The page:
Raising Thankful Kids

By Vanessa Kahlon

Everyone appreciates a 'Thank You'. When people are truly grateful for things, there is an air about them that others do not possess. People who practice expressions of gratitude are much more pleasant to be around than people who take life for granted. People who are thankful for the things life brings their way have more friends, are more employable and are happier than those who feel like the world owes them something for their very existence. Thankfulness begins in early childhood, and is modeled by parents.

How do we raise kids with an attitude of gratitude?

The old saying, "Do what I say, not what I do" doesn't fly when it comes to setting an example of being thankful. Ask yourself,
- Do I thank my kids for things? Do I thank them for not just 'doing', but also for 'being'?
- Do I thank others in the presence of my kids?
- Do I thank people not just by saying, "Thank You"; but by writing notes, doing acts of service, reciprocating kindness etc?

If you buy your kids everything they want, without them having to ever wait for a special occasion, or earn/save money, you are essentially teaching them that money grows on trees - and that it is really easy to get money trees. As a parent, it is normal for you to want to buy your kids things - especially things that they want. By controlling your impulse to indulge them without reason, you're showing them the value of waiting. There's nothing wrong with having nice things, but remember that 'things' are temporary and no amount of possessions will ever build character or satisfy your soul. Once your kids start getting everything, they'll start expecting it. Are you ready for that kind of thing?

Maybe your kids' toy box is overflowing and messing up the whole house. Do they really need all those toys? Are they even all age/developmentally appropriate? Could you think of someone who has less toys - or could you give some to Goodwill? (When explaining concepts like 'Goodwill' be specific - my Mom used to say, "We are giving these clothes to the poor kids" and I had no idea what that meant. In my mind there was some village of kids kicking around a can and wearing my clothes.) Being thankful with what we have stems from knowing that we don't need everything. If you teach your kids to live without things, you're breaking the attachment they have to their belongings. You can actually raise kids who value people over possessions.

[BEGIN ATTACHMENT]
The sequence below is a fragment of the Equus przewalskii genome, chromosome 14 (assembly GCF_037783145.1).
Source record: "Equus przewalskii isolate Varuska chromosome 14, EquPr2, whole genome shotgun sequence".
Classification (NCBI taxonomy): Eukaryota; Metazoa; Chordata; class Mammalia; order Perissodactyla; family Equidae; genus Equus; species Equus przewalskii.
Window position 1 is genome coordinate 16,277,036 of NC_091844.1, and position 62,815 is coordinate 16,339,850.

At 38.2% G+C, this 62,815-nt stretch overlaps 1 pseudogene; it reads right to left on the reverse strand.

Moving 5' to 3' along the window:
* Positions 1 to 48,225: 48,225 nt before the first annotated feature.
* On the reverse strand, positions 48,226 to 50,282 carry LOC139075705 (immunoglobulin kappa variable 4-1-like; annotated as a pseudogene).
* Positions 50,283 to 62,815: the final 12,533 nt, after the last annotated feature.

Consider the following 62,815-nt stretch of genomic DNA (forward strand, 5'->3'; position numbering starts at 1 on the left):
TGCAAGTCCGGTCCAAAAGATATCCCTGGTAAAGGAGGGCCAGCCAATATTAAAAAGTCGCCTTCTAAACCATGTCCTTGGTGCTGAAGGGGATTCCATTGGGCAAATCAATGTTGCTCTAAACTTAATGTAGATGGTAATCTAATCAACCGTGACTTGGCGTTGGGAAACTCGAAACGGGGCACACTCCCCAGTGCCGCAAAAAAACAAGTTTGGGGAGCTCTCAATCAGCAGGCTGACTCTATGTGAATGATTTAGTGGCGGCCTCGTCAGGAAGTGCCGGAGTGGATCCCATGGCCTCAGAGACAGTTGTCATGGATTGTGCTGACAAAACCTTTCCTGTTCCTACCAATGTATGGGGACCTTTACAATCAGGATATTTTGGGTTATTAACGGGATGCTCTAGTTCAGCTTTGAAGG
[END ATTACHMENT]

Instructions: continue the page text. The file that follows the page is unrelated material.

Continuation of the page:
Kids with social differences are likely be deeply impacted by the idea of poverty and/or the third world, in a different way to typically developing children. Remember, the poverty line exists in our own backyard - you may need to travel abroad to find people without clean water, but we don't need to go to Africa to find hungry kids. There is a fine line between creating awareness of the good things we enjoy, without making a child feel guilty for having tasty food, new electronics and fashionable clothing. Keep dialog open about how lucky they are to have the 'extra' things in life, but always in a positive light. Monitor how your child processes profound concepts like poverty - if it is disturbing to them, try and uncover what is bothering them so much. (It is likely that they fear being in poverty themselves, and you can explain why that is extremely unlikely to happen.)

Some people say grace before meals, others talk about things they are thankful for on car trips or around the dinner table in conversations. I have found that parents know good times of the day when children are open and receptive to deeper- level conversations, and taking those opportunities as teachable moments will not only build the relationship you have with your child, it will also give you a window into their developing minds.

Happy Thanksgiving! May you have fun with your family, have safe travels and enjoy much turkey/tofurky
Wishing you all the best from the team at Kahlon Family Services

Vanessa L. Kahlon, MA Founder & Executive Director Kahlon Family Services, LLC Behaviour and Early Intervention Services
Yoga Education for Autism Spectrum (YEAS) 415-971-8214